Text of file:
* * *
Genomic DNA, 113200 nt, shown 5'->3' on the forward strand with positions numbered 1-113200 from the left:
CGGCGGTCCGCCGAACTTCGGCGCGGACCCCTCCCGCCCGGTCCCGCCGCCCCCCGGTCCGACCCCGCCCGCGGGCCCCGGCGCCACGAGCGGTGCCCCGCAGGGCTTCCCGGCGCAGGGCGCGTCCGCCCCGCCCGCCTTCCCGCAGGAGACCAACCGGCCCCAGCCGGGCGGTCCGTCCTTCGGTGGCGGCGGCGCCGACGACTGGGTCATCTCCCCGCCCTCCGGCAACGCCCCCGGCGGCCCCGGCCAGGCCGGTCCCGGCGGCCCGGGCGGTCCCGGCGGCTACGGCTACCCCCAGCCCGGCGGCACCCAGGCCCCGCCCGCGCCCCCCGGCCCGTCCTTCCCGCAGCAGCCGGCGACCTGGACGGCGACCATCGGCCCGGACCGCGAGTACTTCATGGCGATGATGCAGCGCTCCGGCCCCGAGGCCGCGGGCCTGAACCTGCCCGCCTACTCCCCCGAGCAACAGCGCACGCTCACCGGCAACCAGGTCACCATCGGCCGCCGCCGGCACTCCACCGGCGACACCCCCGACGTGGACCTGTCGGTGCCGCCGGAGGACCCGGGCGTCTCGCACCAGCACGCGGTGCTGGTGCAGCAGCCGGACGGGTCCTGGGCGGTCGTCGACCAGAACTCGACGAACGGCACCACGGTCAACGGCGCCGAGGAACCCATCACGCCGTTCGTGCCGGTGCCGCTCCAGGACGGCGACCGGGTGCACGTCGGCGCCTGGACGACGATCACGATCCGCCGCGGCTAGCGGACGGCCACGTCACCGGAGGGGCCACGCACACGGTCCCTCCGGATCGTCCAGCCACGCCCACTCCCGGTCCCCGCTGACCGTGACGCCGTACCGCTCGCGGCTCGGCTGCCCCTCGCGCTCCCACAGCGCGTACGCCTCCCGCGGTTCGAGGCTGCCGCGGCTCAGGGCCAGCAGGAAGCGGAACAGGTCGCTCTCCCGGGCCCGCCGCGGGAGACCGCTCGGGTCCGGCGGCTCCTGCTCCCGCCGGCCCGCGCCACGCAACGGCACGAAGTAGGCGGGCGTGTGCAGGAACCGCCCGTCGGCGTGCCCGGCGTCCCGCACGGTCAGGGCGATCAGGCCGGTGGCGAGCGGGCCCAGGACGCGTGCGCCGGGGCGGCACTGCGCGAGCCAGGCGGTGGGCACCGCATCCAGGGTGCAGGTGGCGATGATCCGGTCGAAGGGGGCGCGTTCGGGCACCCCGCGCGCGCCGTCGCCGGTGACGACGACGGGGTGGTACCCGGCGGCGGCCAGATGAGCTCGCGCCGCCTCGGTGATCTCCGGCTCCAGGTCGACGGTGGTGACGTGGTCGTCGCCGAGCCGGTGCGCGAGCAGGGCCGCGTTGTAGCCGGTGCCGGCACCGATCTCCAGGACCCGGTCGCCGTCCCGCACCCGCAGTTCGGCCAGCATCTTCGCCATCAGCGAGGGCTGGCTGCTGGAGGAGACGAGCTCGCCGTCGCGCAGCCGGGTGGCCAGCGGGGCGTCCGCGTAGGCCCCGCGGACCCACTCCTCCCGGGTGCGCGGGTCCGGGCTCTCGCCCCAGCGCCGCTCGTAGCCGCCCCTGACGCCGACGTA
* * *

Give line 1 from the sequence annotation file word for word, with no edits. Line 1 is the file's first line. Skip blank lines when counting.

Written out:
Genomic DNA, 113200 nt, shown 5'->3' on the forward strand with positions numbered 1-113200 from the left: